Students seek stalwarts' support as GFTI reels under crisis

Film institute in time warp

Students seek stalwarts' support  as GFTI reels under crisis

 As filmmakers from across the globe take part in Bengaluru International Film Festival (Biffes), students from the state’s film institute scramble to get a decent education.

Students of the Government Film and Television Institute (GFTI) in the city are approaching filmmakers to draw their attention to the problems in the institute.

“The rest of the world has moved on from film cameras, but in our college we have only such outdated equipment. We do not have a single digital camera,” said Shameer Ahammed, a second year student of sound recording department. Students had raised this issue and several others at a protest in April last year. Not much has changed since then, they say.

Advisory committee

Students have urged local filmmakers to form an advisory committee so that they can make a representation to the higher education minister.

“We have spoken to directors M S Sathyu and B S Lingadevaru and they have agreed to be part of the committee. Girish Kasaravalli, G S Bhaskar, Deepa Dhanraj and G V Somashekhar have agreed to support us,” Ahammed said. The purpose of the committee is to suggest remedial measures and to develop a vision for converting it into a full-fledged film institute, he said.

GFTI is currently under the Department of Technical Education (DTE), since it was formerly part of the SJ Polytechnic.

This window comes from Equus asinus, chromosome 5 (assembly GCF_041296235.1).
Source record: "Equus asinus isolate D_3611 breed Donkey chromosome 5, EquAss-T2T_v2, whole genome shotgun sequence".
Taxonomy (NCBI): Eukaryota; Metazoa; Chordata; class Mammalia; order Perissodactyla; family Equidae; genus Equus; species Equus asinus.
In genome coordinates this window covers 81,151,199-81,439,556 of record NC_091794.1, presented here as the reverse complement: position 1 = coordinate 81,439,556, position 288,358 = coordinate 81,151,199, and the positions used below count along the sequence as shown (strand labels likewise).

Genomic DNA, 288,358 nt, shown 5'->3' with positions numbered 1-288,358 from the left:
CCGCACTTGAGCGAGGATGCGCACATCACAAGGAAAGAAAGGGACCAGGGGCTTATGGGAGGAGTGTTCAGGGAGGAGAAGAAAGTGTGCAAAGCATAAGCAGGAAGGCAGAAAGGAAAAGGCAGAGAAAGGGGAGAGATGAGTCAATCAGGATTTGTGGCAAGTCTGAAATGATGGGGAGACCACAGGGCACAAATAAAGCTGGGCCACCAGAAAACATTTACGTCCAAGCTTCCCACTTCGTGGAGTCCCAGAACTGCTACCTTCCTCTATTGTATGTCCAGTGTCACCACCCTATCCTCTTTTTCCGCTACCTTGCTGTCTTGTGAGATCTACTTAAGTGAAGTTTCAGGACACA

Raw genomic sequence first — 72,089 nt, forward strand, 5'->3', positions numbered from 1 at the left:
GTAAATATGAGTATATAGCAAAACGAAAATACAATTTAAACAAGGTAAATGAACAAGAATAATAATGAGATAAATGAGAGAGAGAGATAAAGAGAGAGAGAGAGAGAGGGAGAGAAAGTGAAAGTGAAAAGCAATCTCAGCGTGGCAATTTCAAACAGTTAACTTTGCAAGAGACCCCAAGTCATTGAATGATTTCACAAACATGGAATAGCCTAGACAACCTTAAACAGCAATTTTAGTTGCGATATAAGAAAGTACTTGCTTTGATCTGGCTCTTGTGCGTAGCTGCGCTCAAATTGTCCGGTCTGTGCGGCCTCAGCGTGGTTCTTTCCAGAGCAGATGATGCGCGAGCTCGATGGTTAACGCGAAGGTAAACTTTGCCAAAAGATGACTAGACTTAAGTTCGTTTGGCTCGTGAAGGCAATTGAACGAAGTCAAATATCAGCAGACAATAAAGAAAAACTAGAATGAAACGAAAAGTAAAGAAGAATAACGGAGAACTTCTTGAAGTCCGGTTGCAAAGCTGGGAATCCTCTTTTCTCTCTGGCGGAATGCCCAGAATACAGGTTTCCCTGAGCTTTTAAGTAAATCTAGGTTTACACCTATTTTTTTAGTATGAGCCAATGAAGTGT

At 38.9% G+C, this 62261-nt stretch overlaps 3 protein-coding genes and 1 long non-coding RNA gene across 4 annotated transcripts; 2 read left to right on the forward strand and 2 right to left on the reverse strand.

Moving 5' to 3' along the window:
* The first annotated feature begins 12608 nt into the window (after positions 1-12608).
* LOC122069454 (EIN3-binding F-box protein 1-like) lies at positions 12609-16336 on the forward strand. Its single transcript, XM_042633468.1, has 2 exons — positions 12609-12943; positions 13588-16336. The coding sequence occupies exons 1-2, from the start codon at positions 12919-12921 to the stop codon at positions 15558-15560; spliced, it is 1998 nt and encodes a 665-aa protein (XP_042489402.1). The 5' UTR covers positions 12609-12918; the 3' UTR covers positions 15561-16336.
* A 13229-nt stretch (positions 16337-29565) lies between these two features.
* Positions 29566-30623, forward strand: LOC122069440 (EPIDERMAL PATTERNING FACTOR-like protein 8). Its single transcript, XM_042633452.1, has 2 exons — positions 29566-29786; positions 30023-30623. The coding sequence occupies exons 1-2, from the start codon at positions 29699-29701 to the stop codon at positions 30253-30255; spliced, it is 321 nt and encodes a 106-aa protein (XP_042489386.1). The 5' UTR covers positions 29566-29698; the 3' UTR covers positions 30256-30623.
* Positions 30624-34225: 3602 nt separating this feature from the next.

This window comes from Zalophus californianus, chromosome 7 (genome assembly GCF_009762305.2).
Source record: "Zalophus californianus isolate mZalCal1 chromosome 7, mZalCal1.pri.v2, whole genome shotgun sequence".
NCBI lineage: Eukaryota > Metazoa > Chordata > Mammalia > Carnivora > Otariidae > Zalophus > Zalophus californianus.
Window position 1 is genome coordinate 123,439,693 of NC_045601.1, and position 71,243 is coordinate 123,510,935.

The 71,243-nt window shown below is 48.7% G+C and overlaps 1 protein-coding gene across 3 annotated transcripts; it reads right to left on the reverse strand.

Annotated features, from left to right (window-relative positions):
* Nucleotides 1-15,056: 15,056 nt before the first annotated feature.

Veteran filmmaker Kasaravalli said it was a shame that Karnataka could not maintain its only government film institute properly when other states like Kerala and Tamil Nadu have more than one and they are doing well. Both he and cinematographer Bhaskar said problems at GFTI would be taken up with the government after the festival.

‘Find guest faculty’

Crippled by the lack of trained staff, institute authorities have asked students to find guest faculty who could conduct sessions for them.

“In the cinematography department, there are no teachers besides the head of the department, who does not know the subject himself. We don’t have regular classes as well,” said Nirmal R, a first year student. As a volunteer at the festival, Nirmal is talking to cinematographers and directors to find someone who would be interested to teach them. He and other students volunteering at the fest are attending every workshop and seminar to learn all they can.

“We don’t know the basics because we have learned nothing in the first semester. When they speak in technical terms we cannot understand, but we still attend because we are eager to learn,” they said. The students are organising workshops with their own resources and are using their mobile phone cameras to practise filmmaking. 

Principal of GFTI R Vijay Kumar acknowledged that the institute lacked faculty.
“Discussions are taking place in the DTE and I am not aware of them,” he said.

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